Hurricane Lorenzo to pound the Azores with up to 70-foot waves, more bodies found from sunken tugboat
An "extremely large" Hurricane Lorenzo is threatening to bring waves of up to 70 feet as it bears down on parts of the Azores Islands this week as officials announced Tuesday that additional bodies have been recovered from the vessel the storm sunk last week.
The National Hurricane Center in Miami said as of 8 p.m. ET that Lorenzo is still a Category 2 storm with maximum sustained winds of 100 mph as it moves northeast at 32 mph about 205 miles southwest of Flores in the western Azores.
The storm is forecast to bring hurricane and tropical-storm-force winds to the Portuguese islands beginning Tuesday night, with conditions continuing into Wednesday.
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"On the forecast track, the center of Lorenzo is expected to pass near the western Azores early Wednesday," the NHC said, adding "Only slow weakening is expected during the next 48 hours."
Hurricane-force winds extend outward up to 90 miles from the center of the storm, while tropical-storm-force winds extend outward up to 345 miles. Colorado State University hurricane research scientist Phil Klotzbach noted on Twitter that Lorenzo is an "extremely large hurricane."
"Hurricane-force winds extend out 80 nautical miles away from the center in all four quadrants - the largest hurricane this far in the east in the Atlantic on record by this metric. Atlantic hurricane size database goes back to 1988," he wrote.
Hurricane warnings have been posted for seven of the Azores' islands and tropical storm warnings for the other two. The remote Portuguese island chain is home to about 250,000 people.
Authorities in the Azores have placed the two westernmost islands, Flores and Corvo, on red alert from midnight through noon Wednesday, according to the Associated Press.
Waves of up to 22 feet and winds of up to 124 mph are forecast for some islands.
The Azores regional government sent crews out to clear drainage systems during calm daytime weather Tuesday and told residents to prepare their homes. It also canceled Wednesday classes at schools and told government workers--except for those in emergency services--to stay at home. Residents spent Tuesday boarding up their doorways against possible flooding.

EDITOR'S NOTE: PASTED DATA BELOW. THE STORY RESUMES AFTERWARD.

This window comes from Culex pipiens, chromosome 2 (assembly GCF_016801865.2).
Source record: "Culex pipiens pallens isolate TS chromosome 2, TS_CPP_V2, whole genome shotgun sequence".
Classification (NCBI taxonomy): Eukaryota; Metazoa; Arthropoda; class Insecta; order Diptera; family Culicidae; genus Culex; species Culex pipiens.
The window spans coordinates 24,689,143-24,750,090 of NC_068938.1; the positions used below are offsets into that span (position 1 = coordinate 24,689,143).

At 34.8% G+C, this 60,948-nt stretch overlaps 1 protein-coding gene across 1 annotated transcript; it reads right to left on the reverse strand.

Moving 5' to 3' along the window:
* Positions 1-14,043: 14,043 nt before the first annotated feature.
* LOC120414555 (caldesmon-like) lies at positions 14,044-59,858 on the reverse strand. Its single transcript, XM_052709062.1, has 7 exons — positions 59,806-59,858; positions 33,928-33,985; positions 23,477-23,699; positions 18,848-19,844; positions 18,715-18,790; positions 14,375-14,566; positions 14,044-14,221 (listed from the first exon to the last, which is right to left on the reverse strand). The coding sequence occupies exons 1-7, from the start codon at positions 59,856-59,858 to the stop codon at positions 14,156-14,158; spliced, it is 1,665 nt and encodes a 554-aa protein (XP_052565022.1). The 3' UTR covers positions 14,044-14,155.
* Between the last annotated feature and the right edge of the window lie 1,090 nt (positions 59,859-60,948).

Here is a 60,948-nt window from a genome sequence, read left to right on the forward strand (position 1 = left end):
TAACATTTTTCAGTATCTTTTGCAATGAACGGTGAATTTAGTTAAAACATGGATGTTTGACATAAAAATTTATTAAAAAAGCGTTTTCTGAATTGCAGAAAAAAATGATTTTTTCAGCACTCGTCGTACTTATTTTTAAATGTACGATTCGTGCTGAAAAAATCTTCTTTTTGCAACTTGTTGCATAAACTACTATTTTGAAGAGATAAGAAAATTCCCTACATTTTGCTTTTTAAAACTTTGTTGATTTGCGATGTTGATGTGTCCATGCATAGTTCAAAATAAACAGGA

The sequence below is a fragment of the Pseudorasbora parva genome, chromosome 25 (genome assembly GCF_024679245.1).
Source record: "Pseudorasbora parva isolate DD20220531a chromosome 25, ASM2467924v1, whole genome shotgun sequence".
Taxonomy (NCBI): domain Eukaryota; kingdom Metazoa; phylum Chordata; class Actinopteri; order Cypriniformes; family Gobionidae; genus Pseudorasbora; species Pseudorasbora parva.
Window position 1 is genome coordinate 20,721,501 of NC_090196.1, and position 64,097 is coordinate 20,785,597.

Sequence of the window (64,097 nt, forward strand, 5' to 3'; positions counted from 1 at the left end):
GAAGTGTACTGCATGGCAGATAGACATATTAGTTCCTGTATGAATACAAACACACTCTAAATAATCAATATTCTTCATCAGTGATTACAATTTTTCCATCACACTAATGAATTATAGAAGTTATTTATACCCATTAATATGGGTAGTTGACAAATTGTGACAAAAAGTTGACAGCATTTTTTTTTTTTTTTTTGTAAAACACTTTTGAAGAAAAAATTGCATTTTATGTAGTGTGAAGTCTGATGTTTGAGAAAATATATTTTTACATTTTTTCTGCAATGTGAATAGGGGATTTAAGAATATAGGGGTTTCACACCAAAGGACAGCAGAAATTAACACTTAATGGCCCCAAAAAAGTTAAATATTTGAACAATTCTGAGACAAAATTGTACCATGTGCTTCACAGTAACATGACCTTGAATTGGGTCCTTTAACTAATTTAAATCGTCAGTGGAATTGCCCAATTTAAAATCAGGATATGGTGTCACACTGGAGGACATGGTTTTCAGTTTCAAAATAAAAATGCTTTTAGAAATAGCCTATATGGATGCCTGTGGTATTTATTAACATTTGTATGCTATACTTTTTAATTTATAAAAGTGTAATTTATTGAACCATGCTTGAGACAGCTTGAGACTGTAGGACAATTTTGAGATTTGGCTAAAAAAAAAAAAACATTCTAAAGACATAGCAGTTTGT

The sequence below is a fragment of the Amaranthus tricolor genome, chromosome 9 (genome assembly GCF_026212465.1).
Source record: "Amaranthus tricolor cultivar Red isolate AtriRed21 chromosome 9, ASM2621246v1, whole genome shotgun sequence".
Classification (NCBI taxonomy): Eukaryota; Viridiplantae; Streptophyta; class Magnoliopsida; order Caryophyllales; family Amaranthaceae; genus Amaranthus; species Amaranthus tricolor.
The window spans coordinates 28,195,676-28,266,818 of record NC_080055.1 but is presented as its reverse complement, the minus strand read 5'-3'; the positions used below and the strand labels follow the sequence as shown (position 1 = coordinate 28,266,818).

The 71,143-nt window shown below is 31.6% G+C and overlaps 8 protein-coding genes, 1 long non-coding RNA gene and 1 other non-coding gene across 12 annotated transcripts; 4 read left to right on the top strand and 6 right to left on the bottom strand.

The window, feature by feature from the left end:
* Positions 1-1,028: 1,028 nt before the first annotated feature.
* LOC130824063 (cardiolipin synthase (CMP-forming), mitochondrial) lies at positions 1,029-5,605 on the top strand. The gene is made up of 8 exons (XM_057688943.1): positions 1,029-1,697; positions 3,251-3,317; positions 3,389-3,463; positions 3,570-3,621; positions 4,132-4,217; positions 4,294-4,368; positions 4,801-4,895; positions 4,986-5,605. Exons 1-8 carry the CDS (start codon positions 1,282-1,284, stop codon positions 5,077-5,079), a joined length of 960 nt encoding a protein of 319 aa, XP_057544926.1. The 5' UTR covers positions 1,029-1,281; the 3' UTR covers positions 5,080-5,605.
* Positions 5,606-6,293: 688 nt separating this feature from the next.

Portugal’s Institute for the Sea and Atmosphere expects Lorenzo to weaken to a Category 1 storm by Wednesday as it heads northeast. The storm is taking longer than usual to weaken because of its large size, said Nuno Moreira, head of the agency's weather department.
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Besides high winds and rough seas, the islands are forecast to be drenched by several inches of rain.
The islands will also see high swells, with waves up to 72 feet in the area. The storm is producing high swells across much of the North Atlantic basin, affecting the U.S. East Coast, the Bahamas, and portions of the coast of Europe.
Eric Blake, a meteorologist at the National Hurricane Center, said on Twitter that model forecasts showed "astoundingly high seas" generated by Lorenzo.
Forecasters said Lorenzo likely will weaken to below hurricane strength as it approaches Ireland and the United Kingdom and dissipates by at the end of the week.
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Lorenzo previously was a Category 5 hurricane, the strongest storm ever observed so far north and east in the Atlantic basin. The rough seas generated by the storm have been blamed for sinking a tugboat that was carrying 14 crew members about 1,200 nautical miles off Martinique.
The Bourbon Rhode, a tug supply vessel built in 2006, was about 60 nautical miles east of the eye from Hurricane Lorenzo -- then a Category 4 storm -- when the crew reported trouble on Thursday.
On Saturday, a lifeboat with three crew members from the tug supply vessel was spotted by a French Navy aircraft. The three crew members, who were rescued by a commercial vessel that was in the area to assist rescue teams, were under medical observation. By Monday, French shipping company Bourbon confirmed that a body of one of the missing crew members was found and the sailor's family was notified.
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The company said Tuesday that the bodies of two other crew members were recovered at sea Monday night and transferred to the French Navy frigate "Ventôse."
"On behalf of all BOURBON employees, I would like to pay tribute to the deceased sailors," Bourbon CEO Gaël Bodénès said in a statement. "Our thoughts and prayers are with the families and loved ones who are grieving over this dramatic event. We stand in full solidarity with them in this ordeal and assure them of our strongest support."
Bodénès, who described the search and rescue effort as "unprecedented," expressed gratitude to all those who have been involved in the work to find the remaining crew members. Since operations started on Sept. 26, 10 commercial vessels have been mobilized in the area and several aircraft -- including a French Navy Falcon 50, U.S. Coast Guard C-130 Hercules -- have joined the French Navy to search for the missing sailors.
Only seven hurricanes Category 2 or stronger have tracked with 200 nautical miles of the Azores dating back to the mid-19th century, according to the National Oceanic and Atmospheric Administration.
Fox News' Louis Casiano and The Associated Press contributed to this report.